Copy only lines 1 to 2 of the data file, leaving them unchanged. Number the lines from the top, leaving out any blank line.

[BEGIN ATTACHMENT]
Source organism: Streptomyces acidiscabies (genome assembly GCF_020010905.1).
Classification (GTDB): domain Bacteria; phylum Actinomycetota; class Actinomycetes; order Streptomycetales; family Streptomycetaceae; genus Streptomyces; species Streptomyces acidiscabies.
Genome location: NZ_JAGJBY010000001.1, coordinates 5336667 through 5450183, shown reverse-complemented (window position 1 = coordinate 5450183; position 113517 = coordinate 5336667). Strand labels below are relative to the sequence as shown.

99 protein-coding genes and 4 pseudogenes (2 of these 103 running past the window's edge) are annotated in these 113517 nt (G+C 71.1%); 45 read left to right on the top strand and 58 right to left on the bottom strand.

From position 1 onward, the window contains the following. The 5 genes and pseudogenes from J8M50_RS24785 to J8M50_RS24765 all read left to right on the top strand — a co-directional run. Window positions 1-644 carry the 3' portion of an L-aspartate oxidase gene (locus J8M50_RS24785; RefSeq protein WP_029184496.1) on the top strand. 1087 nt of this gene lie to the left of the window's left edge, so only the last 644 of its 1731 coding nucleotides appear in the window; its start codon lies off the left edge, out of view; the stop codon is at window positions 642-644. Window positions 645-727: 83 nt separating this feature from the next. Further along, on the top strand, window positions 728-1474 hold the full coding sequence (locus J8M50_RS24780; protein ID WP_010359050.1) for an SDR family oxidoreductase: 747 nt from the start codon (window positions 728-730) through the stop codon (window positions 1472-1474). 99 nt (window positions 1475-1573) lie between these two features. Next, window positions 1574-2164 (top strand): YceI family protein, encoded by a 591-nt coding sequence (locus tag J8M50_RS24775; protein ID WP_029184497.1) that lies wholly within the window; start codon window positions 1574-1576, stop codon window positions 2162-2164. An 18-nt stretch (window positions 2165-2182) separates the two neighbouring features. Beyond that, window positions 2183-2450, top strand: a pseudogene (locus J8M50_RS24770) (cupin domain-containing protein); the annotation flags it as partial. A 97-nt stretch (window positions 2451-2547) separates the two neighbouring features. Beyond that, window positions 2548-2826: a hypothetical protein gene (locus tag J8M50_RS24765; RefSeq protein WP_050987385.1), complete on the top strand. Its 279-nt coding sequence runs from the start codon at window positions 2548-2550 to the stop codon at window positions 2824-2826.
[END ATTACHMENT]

Source organism: Streptomyces acidiscabies (genome assembly GCF_020010905.1).
Classification (GTDB): domain Bacteria; phylum Actinomycetota; class Actinomycetes; order Streptomycetales; family Streptomycetaceae; genus Streptomyces; species Streptomyces acidiscabies.